It's amazing how fast we can forget.
Our brain can hold only so many vivid memories, and just like old newspapers, the older memories start to yellow and curl at the edges to the point that it is difficult to discern the details.
And then there are memories we will never forget the details of--they remain preserved, as if they are framed and forever stay crisp. These "flashbulb memories" are a result of a remarkably significant event; one that is either tragic or joyous enough to remain printed in our mind forever.
I have a few of these on both sides of the spectrum--graduation, my first day at my first job, the 2004 tsunami, and of course, 9/11.
Every moment from that morning is so clear, I almost think that I had just endured it the other day. I was getting ready for school, finding some scratchy tattered Hanes socks to throw on. I looked for my father, who was not in his usual spot waiting for us to get in the car.
He was in my brother's room, sitting quietly on the carpet, barely sipping chai and watching the TV.
I thought he was just taking some extra moments to himself to relax; I innocently asked him what he was watching. And then I saw that infamous moment that would later be playing on televisions all over the world for decades. I didn't understand at the time that I was watching thousands of people die on live TV.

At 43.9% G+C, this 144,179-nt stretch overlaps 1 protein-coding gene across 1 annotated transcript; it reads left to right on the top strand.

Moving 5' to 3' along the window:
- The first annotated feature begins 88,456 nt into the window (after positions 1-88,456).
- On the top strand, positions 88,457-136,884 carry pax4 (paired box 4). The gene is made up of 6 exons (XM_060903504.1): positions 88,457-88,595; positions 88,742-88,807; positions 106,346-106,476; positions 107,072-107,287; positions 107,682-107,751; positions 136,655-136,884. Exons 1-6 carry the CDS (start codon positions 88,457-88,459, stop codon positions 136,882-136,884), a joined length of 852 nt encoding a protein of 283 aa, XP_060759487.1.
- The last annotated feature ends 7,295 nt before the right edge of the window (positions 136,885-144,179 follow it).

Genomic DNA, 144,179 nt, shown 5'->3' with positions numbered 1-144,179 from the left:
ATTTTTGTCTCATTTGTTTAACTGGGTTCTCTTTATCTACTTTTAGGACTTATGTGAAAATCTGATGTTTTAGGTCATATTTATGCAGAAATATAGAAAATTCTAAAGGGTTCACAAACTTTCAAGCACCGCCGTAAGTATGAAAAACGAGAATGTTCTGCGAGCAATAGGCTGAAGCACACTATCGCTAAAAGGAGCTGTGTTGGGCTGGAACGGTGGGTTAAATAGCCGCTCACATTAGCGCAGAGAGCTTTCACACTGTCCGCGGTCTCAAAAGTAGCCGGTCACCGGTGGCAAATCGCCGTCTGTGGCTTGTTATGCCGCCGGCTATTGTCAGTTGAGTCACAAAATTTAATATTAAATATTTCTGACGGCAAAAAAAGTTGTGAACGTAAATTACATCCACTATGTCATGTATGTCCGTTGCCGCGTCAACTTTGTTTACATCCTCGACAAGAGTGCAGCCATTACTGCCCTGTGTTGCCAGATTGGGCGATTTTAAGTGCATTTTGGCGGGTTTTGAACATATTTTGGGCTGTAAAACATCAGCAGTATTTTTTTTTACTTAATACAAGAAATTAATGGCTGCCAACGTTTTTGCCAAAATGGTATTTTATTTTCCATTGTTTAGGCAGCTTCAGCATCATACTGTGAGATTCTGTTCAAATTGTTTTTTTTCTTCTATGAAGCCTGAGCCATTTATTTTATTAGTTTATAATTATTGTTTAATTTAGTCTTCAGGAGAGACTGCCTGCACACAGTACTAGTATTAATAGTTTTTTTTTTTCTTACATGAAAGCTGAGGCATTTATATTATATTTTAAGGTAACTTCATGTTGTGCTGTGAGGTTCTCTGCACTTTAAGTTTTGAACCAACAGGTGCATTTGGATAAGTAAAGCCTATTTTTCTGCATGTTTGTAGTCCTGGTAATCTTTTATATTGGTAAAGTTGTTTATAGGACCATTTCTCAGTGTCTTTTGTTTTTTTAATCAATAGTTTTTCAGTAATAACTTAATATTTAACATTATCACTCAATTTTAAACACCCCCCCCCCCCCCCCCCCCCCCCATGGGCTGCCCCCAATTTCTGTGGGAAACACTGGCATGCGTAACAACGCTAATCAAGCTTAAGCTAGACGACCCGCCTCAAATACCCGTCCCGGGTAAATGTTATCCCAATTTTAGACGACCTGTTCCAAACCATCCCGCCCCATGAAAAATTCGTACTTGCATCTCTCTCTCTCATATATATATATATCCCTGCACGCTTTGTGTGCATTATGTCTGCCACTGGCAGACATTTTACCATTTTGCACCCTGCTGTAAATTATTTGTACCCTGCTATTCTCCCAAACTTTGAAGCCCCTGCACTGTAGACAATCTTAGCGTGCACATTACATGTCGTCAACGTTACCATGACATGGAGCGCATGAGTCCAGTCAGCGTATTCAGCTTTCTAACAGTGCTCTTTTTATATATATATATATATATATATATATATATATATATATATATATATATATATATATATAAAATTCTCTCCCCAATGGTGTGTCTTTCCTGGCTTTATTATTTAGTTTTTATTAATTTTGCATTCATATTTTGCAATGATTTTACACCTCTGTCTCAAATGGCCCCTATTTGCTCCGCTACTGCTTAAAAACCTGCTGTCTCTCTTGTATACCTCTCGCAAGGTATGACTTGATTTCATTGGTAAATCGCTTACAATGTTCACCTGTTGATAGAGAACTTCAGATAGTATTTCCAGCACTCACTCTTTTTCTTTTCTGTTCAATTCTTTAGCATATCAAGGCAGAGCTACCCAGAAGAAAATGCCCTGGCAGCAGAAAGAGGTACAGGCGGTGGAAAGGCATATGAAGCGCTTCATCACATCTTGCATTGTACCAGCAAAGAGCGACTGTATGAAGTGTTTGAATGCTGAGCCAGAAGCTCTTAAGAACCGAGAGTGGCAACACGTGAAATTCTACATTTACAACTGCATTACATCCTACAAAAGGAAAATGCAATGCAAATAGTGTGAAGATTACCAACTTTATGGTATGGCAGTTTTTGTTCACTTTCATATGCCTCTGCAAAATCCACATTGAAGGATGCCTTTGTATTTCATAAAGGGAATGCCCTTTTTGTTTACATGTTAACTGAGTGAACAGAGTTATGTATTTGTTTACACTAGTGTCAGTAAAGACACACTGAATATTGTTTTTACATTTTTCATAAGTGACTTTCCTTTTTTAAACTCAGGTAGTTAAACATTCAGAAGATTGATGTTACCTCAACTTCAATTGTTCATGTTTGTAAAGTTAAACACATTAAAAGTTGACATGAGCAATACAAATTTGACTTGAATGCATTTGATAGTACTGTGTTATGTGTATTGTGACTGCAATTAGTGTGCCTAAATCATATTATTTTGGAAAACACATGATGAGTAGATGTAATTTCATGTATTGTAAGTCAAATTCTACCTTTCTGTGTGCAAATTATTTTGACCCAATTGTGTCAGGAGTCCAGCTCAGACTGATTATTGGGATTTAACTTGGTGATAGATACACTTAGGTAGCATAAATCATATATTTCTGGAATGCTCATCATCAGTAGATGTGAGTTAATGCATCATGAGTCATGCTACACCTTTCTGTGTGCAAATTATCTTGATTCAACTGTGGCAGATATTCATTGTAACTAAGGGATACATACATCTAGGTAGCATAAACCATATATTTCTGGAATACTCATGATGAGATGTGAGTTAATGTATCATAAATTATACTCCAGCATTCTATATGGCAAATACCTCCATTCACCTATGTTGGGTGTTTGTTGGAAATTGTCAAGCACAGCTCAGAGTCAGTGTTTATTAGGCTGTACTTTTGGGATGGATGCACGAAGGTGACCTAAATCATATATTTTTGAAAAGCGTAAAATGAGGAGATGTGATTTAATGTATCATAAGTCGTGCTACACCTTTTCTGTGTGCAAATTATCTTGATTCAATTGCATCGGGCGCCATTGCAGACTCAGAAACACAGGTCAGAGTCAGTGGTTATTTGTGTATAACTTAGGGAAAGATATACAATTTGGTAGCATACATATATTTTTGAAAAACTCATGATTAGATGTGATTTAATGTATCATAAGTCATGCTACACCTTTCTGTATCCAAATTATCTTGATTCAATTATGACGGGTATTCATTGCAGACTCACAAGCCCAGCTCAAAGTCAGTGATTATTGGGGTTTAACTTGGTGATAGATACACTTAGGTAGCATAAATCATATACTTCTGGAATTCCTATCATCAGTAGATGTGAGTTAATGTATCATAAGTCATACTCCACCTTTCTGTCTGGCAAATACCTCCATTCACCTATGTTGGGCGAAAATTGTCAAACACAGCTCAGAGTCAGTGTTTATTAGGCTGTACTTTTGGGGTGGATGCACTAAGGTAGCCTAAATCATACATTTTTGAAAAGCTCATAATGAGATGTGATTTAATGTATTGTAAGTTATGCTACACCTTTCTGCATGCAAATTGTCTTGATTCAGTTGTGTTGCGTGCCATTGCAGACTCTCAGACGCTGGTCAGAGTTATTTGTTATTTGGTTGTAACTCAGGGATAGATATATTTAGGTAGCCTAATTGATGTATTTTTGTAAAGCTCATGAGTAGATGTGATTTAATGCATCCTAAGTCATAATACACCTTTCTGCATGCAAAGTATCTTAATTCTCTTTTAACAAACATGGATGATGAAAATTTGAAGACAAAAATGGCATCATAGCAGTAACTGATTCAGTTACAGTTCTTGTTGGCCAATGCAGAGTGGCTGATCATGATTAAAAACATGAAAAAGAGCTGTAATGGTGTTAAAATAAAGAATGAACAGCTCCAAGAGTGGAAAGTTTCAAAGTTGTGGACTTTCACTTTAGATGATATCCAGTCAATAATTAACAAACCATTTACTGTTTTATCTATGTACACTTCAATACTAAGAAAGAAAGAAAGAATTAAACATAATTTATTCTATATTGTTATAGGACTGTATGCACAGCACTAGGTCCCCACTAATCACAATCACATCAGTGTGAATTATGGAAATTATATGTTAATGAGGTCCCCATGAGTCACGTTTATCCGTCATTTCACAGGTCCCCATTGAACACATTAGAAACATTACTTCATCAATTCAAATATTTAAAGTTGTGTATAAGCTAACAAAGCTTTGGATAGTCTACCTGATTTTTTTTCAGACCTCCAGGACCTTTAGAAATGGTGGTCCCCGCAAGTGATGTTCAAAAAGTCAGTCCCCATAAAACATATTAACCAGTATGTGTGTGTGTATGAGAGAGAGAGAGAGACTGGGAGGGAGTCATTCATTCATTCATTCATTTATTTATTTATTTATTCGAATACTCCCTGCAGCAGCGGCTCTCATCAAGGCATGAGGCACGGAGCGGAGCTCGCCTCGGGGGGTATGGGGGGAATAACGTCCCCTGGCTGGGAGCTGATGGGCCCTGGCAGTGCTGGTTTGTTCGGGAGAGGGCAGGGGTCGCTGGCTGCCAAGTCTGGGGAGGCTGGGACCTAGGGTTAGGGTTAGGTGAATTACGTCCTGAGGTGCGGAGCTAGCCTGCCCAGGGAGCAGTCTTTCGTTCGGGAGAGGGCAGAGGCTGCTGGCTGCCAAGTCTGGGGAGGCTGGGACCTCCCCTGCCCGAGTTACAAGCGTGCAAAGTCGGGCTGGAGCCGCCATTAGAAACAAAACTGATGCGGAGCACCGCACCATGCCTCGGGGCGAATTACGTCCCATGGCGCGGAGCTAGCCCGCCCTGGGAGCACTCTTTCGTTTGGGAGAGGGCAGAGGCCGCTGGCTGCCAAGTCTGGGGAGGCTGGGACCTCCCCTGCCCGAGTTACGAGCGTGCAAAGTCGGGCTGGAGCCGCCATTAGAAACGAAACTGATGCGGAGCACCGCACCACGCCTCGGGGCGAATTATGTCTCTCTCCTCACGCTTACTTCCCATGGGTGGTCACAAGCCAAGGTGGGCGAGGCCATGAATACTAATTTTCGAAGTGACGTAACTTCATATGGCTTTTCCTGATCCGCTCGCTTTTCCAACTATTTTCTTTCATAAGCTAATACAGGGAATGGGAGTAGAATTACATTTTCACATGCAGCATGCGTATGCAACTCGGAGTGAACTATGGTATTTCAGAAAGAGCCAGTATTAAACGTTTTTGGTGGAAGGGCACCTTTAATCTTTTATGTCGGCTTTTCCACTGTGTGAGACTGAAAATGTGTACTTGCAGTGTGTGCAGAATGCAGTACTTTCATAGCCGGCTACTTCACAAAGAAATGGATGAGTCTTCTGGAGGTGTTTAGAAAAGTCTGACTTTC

But I did understand the outlandishness of how gruesome it all was--for the first time, I felt time stop. I think I even remember my jaw dropping.
Assembly at school that day was unbelievably solemn. Groups of parents had hushed conversations about the tragedy while their children scrambled about. My birthday was only 3 days after the attack--we "celebrated" at a small Chinese restaurant that no longer is in business and we only spoke when it was time to order. The sweet-and-sour soup tasted especially sour that night.
I came home to no presents that year. It was yet another thing I didn't understand at the time--my parents were not only dealing with the terror that ensued afterwards, but also one of the biggest stock market crashes.
Presents were not on the top of the priority list.
I'm not really sure what compelled me to write all of this.
For many of us, it's the 16th year marking the attacks. For some of us, it still feels like the first. Time has done a great job of erasing the residual pain for those of us who weren't directly affected.
But I think I wrote this to prove to myself that I still do remember, and I still do care.